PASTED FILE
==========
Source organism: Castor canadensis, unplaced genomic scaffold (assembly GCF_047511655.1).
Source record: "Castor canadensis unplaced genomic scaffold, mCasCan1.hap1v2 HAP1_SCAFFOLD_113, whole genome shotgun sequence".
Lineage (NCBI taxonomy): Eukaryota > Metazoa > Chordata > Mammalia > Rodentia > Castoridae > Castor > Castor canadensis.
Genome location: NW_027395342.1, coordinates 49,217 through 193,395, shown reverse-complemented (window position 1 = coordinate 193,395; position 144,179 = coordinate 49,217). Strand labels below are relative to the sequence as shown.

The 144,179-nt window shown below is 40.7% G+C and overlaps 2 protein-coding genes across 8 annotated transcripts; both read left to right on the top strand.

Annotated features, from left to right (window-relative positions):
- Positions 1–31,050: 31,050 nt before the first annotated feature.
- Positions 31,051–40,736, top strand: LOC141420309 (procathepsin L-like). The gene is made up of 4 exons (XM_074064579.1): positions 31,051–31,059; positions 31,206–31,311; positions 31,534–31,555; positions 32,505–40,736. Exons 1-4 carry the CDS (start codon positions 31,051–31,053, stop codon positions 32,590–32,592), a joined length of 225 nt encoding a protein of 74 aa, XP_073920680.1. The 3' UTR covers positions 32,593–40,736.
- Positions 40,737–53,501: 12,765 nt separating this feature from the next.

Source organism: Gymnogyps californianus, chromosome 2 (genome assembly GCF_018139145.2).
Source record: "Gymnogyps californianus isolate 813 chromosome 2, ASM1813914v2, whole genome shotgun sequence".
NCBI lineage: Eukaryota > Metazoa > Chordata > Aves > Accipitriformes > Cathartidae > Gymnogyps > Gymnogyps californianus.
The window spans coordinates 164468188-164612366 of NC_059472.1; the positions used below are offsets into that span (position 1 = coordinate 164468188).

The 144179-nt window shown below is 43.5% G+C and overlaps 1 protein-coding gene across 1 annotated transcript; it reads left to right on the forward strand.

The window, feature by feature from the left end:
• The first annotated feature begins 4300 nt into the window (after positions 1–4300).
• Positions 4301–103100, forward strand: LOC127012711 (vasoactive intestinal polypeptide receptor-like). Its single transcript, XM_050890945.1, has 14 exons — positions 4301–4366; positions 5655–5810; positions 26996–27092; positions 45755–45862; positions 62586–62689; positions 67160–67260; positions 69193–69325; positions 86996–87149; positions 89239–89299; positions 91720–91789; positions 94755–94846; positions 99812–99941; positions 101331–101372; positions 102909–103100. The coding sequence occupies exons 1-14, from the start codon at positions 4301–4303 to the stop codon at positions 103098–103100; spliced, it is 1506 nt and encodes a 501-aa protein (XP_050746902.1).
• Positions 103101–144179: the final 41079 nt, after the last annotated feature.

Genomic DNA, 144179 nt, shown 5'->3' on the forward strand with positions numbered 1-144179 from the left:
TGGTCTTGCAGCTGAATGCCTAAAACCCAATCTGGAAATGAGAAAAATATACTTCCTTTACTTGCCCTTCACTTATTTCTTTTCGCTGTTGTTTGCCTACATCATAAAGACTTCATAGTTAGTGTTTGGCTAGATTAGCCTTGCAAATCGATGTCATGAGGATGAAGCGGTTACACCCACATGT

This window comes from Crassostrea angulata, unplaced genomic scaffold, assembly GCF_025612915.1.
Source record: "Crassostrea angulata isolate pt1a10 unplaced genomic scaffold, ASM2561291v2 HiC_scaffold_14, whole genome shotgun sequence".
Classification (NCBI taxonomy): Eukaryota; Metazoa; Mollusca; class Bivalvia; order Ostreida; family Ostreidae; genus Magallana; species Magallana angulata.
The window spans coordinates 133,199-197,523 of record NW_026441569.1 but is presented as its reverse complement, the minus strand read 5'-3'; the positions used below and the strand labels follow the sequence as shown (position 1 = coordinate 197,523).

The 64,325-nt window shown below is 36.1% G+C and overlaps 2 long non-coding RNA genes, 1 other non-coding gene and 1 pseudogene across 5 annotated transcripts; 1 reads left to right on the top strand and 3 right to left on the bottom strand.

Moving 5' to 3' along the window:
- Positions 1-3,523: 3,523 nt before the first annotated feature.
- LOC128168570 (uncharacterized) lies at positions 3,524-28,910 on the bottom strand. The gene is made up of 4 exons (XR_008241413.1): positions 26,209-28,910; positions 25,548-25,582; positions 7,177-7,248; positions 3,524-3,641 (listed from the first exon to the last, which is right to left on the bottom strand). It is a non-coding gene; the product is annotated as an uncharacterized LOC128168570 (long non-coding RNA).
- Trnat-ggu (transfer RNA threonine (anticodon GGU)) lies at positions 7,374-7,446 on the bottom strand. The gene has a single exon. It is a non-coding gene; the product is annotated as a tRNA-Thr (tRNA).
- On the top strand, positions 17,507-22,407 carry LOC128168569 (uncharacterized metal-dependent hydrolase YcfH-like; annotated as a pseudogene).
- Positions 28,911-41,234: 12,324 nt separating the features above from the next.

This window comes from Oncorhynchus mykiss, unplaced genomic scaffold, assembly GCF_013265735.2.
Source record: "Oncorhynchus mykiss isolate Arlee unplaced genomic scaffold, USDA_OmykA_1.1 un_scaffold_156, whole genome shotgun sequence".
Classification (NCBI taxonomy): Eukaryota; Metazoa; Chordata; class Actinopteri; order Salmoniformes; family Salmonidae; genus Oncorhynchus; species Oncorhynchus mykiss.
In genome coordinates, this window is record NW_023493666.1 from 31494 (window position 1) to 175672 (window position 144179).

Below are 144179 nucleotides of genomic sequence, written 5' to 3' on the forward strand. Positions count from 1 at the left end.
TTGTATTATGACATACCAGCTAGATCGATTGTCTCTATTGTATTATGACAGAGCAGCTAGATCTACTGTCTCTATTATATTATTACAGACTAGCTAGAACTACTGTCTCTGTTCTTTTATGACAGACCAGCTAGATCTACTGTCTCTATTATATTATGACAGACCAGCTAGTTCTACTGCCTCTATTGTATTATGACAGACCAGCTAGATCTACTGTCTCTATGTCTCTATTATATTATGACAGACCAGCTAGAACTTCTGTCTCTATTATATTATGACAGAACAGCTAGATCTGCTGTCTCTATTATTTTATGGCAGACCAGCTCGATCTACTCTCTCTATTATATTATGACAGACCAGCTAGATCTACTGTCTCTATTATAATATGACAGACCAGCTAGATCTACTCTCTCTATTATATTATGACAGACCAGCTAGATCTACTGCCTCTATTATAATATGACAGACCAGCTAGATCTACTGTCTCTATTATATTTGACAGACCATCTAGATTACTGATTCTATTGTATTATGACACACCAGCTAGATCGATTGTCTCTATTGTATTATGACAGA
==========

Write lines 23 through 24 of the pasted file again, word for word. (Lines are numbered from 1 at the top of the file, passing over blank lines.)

Classification (NCBI taxonomy): Eukaryota; Metazoa; Mollusca; class Bivalvia; order Ostreida; family Ostreidae; genus Magallana; species Magallana angulata.
The window spans coordinates 133,199-197,523 of record NW_026441569.1 but is presented as its reverse complement, the minus strand read 5'-3'; the positions used below and the strand labels follow the sequence as shown (position 1 = coordinate 197,523).